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The mother of all effects? stability and change in Greens party identification in Australia


Tranter, B and Smith, J, The mother of all effects? stability and change in Greens party identification in Australia, Environmental Politics, 28, (7) pp. 1281-1304. ISSN 0964-4016 (2019) [Refereed Article]

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Copyright 2018 Informa UK Limited, trading as Taylor & Francis Group

DOI: doi:10.1080/09644016.2018.1518068


The Australian Greens only formed as a national party in 1992. Here, some of the first young Australians able to inherit Greens party identity are examined. Analysis of youth cohort data from the state of Queensland, spanning 5 years (n = 2160; aged 1722), shows that parental political affiliation (especially maternal affiliation) strongly influences Greens party identification as it does for the major parties. However, Greens are less likely than major party identifiers to exhibit stable party allegiances over time. Defections between Greens and Labor are also far more likely than between these parties and conservative parties (Liberals or Nationals). The comparatively recent formation of the Australian Greens accounts for the relative instability of Greens identity over time. Nevertheless, inter-generational transmission of Greens identity should translate into a relatively stable electoral base for the Greens, helping ensure they remain an influential presence in Australian federal politics.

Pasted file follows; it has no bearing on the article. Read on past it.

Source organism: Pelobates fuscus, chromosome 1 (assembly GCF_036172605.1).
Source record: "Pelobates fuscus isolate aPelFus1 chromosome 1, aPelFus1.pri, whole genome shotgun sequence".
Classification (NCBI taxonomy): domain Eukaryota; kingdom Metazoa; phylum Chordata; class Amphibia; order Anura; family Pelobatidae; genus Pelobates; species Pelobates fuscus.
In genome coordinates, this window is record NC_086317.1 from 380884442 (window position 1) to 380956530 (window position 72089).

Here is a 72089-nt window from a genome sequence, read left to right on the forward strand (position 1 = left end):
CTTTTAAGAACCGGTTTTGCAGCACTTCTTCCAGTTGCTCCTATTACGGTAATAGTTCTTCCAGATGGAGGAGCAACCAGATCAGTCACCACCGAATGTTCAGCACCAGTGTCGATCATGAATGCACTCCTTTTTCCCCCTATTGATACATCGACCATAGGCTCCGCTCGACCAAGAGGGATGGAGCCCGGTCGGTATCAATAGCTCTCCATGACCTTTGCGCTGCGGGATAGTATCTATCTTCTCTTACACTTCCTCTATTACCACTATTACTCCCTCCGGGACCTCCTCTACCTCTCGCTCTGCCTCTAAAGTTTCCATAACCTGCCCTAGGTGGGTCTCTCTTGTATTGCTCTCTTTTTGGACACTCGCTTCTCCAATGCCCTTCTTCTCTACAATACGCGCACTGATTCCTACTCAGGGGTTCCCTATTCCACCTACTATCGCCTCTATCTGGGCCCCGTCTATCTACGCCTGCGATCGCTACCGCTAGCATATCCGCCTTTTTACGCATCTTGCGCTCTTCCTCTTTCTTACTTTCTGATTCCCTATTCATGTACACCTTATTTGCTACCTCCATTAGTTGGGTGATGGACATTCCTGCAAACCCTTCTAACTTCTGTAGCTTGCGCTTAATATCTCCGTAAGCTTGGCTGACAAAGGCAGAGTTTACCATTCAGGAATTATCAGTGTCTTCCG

Item Details

Item Type:Refereed Article
Keywords:party identification, Green parties, Green voting, Australia
Research Division:Human Society
Research Group:Sociology
Research Field:Environmental sociology
Objective Division:Environmental Management
Objective Group:Other environmental management
Objective Field:Other environmental management not elsewhere classified
UTAS Author:Tranter, B (Professor Bruce Tranter)
ID Code:128622
Year Published:2019 (online first 2018)
Funding Support:Australian Research Council (DP1096203)
Web of Science® Times Cited:37
Deposited By:Office of the School of Social Sciences
Deposited On:2018-10-03
Last Modified:2022-08-29

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